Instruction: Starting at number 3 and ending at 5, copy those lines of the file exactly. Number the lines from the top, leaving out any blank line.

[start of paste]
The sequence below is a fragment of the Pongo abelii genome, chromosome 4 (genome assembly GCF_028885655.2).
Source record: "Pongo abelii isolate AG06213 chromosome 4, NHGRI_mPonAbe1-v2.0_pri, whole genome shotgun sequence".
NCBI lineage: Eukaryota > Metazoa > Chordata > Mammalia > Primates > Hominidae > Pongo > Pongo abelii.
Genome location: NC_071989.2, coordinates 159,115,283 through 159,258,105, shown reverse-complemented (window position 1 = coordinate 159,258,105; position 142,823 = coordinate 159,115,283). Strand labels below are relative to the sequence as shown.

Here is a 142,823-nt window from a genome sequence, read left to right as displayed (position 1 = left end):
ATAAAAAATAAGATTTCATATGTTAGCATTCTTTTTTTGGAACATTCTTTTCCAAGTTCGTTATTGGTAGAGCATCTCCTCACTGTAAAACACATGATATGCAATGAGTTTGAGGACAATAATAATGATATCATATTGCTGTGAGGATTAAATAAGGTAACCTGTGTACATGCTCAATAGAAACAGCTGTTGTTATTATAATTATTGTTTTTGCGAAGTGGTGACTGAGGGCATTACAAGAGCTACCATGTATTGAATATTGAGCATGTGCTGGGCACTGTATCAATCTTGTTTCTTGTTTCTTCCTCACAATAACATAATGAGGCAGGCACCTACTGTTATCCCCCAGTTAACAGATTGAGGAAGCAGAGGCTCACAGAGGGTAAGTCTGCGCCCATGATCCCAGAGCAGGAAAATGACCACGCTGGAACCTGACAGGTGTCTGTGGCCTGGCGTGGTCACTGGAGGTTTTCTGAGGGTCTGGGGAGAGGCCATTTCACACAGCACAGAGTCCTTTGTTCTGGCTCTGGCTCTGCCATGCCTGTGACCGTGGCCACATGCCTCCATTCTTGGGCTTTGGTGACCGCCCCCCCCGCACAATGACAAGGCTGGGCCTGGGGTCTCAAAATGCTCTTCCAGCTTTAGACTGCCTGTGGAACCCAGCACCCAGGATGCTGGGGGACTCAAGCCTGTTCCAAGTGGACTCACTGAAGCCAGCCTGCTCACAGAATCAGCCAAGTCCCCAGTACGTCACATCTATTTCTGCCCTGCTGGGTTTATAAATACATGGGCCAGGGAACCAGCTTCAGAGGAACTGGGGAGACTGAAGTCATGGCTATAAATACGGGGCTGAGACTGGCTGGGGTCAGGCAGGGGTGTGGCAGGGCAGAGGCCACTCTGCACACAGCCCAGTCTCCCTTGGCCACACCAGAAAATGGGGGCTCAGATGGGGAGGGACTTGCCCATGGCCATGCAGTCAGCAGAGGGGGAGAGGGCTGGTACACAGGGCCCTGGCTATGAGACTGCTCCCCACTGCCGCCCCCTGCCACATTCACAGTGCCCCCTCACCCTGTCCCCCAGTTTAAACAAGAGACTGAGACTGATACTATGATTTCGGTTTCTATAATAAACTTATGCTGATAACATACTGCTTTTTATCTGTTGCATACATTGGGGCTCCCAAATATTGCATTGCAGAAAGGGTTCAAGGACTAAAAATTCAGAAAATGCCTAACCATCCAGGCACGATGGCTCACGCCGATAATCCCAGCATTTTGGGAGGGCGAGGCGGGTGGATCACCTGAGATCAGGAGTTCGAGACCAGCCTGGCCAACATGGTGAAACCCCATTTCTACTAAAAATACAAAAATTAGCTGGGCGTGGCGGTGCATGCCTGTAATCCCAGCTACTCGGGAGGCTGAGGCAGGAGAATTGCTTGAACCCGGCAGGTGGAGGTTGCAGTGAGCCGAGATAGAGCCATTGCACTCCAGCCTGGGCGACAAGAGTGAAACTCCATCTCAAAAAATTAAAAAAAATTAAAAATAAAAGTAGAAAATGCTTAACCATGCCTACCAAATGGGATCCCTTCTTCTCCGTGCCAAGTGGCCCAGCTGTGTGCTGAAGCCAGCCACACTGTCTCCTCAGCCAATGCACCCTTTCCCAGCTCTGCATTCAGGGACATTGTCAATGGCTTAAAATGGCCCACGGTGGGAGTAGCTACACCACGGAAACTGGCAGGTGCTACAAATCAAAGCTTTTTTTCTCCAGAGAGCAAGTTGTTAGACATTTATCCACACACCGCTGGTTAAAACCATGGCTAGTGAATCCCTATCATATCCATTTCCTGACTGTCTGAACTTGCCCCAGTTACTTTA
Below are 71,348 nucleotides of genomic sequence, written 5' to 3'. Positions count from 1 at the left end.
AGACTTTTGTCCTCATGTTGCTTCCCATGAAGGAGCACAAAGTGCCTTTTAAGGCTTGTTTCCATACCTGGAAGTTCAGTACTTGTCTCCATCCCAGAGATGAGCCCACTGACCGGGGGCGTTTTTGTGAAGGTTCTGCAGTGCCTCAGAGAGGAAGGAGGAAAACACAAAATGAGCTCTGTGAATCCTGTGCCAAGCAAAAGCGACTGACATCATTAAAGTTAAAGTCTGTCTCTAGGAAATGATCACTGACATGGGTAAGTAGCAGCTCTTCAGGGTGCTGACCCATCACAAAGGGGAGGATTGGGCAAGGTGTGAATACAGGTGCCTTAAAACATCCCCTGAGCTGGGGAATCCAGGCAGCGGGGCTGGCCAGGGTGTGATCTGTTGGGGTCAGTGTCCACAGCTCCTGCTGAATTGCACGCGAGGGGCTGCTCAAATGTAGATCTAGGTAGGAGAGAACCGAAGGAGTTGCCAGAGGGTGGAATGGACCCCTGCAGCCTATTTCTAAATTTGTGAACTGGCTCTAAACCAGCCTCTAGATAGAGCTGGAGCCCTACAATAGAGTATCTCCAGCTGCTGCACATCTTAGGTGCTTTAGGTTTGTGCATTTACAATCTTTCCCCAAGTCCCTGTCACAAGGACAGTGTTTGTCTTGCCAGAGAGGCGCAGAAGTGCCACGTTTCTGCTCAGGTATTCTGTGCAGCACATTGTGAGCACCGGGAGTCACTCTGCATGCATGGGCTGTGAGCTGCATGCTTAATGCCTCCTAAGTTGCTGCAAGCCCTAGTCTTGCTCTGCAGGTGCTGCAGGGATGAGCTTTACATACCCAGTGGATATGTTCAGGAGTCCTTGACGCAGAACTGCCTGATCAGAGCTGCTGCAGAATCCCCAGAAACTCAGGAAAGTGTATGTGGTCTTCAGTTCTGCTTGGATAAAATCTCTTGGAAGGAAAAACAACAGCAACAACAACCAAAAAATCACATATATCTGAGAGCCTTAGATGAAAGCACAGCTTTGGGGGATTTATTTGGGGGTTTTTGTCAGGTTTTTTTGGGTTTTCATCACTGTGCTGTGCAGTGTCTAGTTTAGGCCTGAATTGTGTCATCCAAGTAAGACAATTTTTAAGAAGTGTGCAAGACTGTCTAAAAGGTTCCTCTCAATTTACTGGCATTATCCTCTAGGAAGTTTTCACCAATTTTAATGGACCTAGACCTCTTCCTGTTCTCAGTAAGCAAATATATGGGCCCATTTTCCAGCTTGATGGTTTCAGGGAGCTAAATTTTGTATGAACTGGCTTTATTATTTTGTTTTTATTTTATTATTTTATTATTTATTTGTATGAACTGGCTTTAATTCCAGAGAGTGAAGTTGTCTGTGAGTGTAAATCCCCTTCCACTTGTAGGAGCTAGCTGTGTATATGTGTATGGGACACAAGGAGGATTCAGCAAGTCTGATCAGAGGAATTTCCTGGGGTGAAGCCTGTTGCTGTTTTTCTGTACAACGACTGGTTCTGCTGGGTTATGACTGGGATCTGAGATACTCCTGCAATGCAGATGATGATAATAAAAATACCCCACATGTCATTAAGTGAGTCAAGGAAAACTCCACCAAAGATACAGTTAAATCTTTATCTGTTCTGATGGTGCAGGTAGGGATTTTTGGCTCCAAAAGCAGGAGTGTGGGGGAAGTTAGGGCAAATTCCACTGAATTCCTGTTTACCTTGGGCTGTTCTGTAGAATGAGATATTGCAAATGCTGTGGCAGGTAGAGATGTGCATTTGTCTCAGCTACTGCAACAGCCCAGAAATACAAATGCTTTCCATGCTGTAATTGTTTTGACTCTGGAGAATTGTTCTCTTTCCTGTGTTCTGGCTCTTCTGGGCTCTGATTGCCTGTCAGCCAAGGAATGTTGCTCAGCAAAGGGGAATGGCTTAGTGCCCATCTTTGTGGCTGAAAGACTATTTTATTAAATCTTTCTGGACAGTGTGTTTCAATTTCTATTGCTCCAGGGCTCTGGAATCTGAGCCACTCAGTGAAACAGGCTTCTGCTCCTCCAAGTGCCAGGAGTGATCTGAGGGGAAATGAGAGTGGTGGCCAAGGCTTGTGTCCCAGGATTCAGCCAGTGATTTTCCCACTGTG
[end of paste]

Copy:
NCBI lineage: Eukaryota > Metazoa > Chordata > Mammalia > Primates > Hominidae > Pongo > Pongo abelii.
Genome location: NC_071989.2, coordinates 159,115,283 through 159,258,105, shown reverse-complemented (window position 1 = coordinate 159,258,105; position 142,823 = coordinate 159,115,283). Strand labels below are relative to the sequence as shown.

Here is a 142,823-nt window from a genome sequence, read left to right as displayed (position 1 = left end):